RAISE A GLASS
Find a wine that doesn't taste cheap
By JoAnn Chisholm Dueno
By JoAnn Chisholm Dueno
There are several "cheap" wines on the market that quite frankly never should have been bottled, much less made it to the shelves. Often, you will see a fabulous TV advertisement or hear one on the radio — and the very fact that they are advertising so cleverly may prompt you to go out there and buy that wine. Of course, your dinner party or barbecue will go down in the history books as the best party ever thrown because you chose the "right wine." You know: the pink wine with the pretty pictures on the label.
Those wineries have great marketing people, and they know how to tug at your heartstrings and make you feel warm and fuzzy when you see the ad, but do they make good wine? I would venture to say not likely. See, they put all their production capital into the marketing department and fail to create a wine that is worth drinking. Most likely, the finished (if you want to call it that) product is loaded with what wine people call RS — residual sugar — and lacks any true complexity of flavor or the balance of characteristics that makes a wine great.
Unfortunately, this is too often what the public likes and seeks.
People often mistake fruit for sweetness, for example. I can't count how many times I have heard someone say to me, "Eeewww, I don't like rieslings, they are too sweet." Try to explain to someone that what they are tasting is that incredible fruit from the grapes, not necessarily "sweetness." Rieslings are full of fruit flavors, but often are quite dry and clean on the finish (presuming it is a well-made wine).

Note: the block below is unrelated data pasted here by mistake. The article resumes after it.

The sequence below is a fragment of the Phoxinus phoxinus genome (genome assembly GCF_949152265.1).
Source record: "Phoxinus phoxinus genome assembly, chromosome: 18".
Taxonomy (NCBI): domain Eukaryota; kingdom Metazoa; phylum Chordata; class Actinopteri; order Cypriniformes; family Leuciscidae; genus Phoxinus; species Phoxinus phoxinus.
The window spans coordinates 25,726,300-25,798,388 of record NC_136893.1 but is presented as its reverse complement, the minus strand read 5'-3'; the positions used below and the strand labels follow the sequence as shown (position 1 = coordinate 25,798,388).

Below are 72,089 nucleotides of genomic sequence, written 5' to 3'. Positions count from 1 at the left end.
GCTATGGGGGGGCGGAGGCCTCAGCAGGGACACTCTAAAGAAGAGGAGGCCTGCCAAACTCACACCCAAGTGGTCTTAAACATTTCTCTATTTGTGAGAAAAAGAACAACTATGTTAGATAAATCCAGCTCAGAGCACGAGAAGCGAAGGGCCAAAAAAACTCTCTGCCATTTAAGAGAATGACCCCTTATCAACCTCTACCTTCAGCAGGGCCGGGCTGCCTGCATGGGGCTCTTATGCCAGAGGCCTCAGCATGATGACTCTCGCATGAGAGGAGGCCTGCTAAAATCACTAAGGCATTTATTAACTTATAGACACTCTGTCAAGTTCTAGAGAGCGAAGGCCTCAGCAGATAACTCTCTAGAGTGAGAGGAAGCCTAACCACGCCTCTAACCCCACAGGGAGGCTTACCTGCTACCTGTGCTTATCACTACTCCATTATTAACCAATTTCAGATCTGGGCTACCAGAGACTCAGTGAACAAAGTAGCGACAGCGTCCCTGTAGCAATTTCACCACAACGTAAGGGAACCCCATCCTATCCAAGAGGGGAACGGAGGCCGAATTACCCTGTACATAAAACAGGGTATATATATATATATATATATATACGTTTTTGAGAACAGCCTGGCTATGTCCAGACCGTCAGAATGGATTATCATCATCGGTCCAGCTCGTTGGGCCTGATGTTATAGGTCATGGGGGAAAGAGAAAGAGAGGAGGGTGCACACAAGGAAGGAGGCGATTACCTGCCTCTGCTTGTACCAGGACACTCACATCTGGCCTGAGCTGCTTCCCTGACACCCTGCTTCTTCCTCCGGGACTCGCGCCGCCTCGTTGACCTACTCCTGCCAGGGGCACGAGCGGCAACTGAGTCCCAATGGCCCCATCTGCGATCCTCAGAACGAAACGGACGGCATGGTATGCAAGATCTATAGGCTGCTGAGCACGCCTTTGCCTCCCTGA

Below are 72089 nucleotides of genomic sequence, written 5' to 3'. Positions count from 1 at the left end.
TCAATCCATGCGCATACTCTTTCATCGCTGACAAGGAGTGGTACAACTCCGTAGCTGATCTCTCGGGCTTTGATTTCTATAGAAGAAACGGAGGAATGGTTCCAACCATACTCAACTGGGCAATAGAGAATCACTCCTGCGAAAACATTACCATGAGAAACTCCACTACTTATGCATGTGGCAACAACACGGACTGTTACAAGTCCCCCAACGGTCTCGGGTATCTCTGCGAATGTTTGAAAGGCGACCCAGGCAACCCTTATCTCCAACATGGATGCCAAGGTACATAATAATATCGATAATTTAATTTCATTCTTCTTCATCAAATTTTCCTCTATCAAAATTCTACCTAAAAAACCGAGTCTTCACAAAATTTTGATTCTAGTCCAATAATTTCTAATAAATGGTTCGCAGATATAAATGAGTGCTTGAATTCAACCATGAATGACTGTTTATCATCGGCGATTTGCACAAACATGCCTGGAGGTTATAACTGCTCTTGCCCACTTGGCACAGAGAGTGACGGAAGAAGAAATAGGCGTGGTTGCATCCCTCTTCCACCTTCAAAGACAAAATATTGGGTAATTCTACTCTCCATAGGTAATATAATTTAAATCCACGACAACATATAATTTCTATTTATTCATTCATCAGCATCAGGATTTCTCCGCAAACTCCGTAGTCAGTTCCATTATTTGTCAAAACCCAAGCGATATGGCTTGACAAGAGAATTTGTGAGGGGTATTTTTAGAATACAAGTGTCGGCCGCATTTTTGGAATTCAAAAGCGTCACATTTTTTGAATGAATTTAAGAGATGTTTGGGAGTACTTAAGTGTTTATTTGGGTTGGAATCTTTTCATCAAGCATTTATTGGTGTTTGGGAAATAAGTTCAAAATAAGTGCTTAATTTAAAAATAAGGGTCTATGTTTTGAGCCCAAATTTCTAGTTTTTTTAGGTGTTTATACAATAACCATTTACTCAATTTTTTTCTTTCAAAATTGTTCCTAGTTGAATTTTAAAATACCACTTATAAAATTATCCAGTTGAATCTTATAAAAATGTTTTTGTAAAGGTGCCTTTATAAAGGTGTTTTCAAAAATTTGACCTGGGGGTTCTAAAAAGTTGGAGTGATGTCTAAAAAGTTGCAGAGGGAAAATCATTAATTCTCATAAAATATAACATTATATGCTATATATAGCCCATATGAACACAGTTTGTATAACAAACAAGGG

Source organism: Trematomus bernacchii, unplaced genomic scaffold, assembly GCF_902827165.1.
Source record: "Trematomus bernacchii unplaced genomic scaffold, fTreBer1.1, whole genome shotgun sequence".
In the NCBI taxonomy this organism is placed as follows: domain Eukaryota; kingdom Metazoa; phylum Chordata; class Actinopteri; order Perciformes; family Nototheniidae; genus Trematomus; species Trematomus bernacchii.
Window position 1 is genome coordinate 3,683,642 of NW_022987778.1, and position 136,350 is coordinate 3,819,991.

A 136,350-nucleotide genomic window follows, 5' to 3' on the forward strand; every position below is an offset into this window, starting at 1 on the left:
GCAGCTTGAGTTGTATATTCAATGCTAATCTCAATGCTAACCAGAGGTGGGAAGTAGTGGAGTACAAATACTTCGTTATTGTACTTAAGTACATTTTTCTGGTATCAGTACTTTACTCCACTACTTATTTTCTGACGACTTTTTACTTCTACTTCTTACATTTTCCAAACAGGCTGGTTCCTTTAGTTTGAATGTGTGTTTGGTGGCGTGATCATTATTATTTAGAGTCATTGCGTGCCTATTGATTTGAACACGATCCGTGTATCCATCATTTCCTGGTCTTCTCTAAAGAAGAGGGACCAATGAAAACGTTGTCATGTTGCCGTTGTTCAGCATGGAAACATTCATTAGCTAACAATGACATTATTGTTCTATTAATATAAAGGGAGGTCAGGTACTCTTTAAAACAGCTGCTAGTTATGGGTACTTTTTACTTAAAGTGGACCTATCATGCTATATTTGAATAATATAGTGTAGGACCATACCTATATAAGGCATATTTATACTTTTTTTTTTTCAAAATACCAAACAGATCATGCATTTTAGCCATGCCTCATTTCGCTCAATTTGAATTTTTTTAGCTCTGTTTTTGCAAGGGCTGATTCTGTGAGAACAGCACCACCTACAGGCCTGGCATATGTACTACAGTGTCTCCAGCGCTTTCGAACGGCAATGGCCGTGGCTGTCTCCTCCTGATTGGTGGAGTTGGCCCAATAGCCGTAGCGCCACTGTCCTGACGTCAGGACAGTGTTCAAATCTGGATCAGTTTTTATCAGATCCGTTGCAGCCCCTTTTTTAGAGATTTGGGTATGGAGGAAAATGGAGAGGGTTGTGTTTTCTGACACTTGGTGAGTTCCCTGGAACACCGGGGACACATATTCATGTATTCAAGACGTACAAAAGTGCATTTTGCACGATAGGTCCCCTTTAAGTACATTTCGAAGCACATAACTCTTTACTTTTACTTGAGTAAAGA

That brings me back to the "cheap" wine. White zinfandel was the absolute best marketing idea for wineries that didn't know what to do with all that excess grape juice.
Unfortunately, the invention stuck, and for decades white zinfandel was and still is a necessity on the average wine list — emphasizing the word average. I applaud the restaurant owner or manager who refuses to put that white zinfandel on their list, and in exchange will offer a nice, balanced, fruit-forward riesling or pinot blanc or pinot gris for those who want a lighter, food-friendly wine. In my book, pinot grigio is right up there with white zinfandel but more fun to say.
On the other extreme, little boutique wineries are popping up all over California and the Pacific Northwest; places that so passionately put their hearts and souls into their wine and winemaking techniques that they darn near go broke getting the stuff to the market.
These are the men and women who most likely worked for a big winery in the beginning of their careers and became famous in their own right. Or they may be dot-comers who always wanted to own a winery and just knew they were going to produce the absolute best wine out there.
The biggest obstacle for these fine artists is money, or lack of it. They most likely don't have their own equipment, barrels, pumps, bottling resources, label machines and so on. They can't afford assistants. Nor do they have the money from the big white zinfandel producer to fund their projects any longer.
By the time they are finished, the wine in the bottle cost them so much that guess who is going to pay for it? You and I. There is a market out there for those wines, and certainly some of the winemakers are worthy of the recognition. But what about the guy in the middle of the road who just wants a great-tasting wine that will not cost him an arm and a leg?
More than likely, you need to look in the Italian or Spanish section of your local wine shops. You will find wines that taste far better than their cost would indicate, and that, for the most part, are organically grown. If you're wary, talk with your favorite wine retailer and ask him or her to suggest something other than the "usual."
Be open-minded, adventurous and willing to try something you don't know anything about. I venture to say you won't be disappointed.
JoAnn Chisholm Dueno is a wine consultant and owner of Wine Lady Hawaii. Learn more at www.wineladyhawaii.com. Raise a Glass, written by beverage experts, is here every other week.